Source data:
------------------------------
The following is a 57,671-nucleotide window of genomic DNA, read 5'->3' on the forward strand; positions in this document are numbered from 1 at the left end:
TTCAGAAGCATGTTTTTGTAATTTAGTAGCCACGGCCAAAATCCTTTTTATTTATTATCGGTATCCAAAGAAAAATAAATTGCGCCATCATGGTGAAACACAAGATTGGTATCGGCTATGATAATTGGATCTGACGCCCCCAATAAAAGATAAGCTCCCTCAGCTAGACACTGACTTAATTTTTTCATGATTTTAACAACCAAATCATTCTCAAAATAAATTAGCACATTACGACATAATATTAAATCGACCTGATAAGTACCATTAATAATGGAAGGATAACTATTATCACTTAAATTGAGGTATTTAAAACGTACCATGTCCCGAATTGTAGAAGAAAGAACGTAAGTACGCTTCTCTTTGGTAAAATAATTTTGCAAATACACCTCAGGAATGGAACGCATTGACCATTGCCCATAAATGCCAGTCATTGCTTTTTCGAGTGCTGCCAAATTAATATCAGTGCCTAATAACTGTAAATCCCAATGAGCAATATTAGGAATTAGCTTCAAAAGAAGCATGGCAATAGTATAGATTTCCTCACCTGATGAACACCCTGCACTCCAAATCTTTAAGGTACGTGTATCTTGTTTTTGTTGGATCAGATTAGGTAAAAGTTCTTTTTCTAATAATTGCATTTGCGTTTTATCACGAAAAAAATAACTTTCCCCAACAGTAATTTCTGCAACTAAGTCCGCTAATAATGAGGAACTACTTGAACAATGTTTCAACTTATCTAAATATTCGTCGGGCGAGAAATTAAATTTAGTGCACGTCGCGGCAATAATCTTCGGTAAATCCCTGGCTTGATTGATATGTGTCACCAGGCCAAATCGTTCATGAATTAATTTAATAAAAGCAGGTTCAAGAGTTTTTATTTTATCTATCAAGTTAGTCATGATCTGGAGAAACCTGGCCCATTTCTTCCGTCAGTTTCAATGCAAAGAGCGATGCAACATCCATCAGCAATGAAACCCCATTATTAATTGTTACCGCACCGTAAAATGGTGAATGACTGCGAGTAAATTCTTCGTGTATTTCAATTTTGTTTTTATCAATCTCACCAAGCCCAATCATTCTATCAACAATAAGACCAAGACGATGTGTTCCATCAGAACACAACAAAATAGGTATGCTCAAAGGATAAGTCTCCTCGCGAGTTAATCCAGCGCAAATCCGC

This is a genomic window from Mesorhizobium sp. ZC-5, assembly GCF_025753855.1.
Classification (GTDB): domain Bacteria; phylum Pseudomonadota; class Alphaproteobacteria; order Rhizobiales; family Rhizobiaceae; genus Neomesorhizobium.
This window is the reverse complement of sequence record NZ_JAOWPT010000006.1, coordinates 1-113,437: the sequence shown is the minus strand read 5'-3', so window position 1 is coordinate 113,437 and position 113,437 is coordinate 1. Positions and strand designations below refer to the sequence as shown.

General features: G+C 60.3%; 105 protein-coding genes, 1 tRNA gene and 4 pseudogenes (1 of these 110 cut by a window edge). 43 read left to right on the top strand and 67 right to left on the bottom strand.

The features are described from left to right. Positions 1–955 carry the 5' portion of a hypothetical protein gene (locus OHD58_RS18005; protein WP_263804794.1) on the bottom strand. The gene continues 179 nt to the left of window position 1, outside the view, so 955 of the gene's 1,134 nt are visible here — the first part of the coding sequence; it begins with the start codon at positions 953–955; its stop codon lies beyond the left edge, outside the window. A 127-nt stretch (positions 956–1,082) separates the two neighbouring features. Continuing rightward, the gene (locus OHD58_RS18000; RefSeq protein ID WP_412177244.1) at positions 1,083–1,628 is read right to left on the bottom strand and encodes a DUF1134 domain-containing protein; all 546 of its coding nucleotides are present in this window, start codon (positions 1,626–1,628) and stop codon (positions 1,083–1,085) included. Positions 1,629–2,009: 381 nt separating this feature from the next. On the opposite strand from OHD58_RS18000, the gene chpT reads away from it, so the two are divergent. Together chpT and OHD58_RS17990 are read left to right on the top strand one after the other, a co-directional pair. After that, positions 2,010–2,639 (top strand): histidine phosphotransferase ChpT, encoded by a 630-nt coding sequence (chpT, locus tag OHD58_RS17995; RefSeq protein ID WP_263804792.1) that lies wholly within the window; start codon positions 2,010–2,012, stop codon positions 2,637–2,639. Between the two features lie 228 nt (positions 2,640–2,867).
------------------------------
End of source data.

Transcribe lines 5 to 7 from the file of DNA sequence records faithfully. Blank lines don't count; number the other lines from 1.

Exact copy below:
This window is the reverse complement of sequence record NZ_JAOWPT010000006.1, coordinates 1-113,437: the sequence shown is the minus strand read 5'-3', so window position 1 is coordinate 113,437 and position 113,437 is coordinate 1. Positions and strand designations below refer to the sequence as shown.

General features: G+C 60.3%; 105 protein-coding genes, 1 tRNA gene and 4 pseudogenes (1 of these 110 cut by a window edge). 43 read left to right on the top strand and 67 right to left on the bottom strand.

The features are described from left to right. Positions 1–955 carry the 5' portion of a hypothetical protein gene (locus OHD58_RS18005; protein WP_263804794.1) on the bottom strand. The gene continues 179 nt to the left of window position 1, outside the view, so 955 of the gene's 1,134 nt are visible here — the first part of the coding sequence; it begins with the start codon at positions 953–955; its stop codon lies beyond the left edge, outside the window. A 127-nt stretch (positions 956–1,082) separates the two neighbouring features. Continuing rightward, the gene (locus OHD58_RS18000; RefSeq protein ID WP_412177244.1) at positions 1,083–1,628 is read right to left on the bottom strand and encodes a DUF1134 domain-containing protein; all 546 of its coding nucleotides are present in this window, start codon (positions 1,626–1,628) and stop codon (positions 1,083–1,085) included. Positions 1,629–2,009: 381 nt separating this feature from the next. On the opposite strand from OHD58_RS18000, the gene chpT reads away from it, so the two are divergent. Together chpT and OHD58_RS17990 are read left to right on the top strand one after the other, a co-directional pair. After that, positions 2,010–2,639 (top strand): histidine phosphotransferase ChpT, encoded by a 630-nt coding sequence (chpT, locus tag OHD58_RS17995; RefSeq protein ID WP_263804792.1) that lies wholly within the window; start codon positions 2,010–2,012, stop codon positions 2,637–2,639. Between the two features lie 228 nt (positions 2,640–2,867).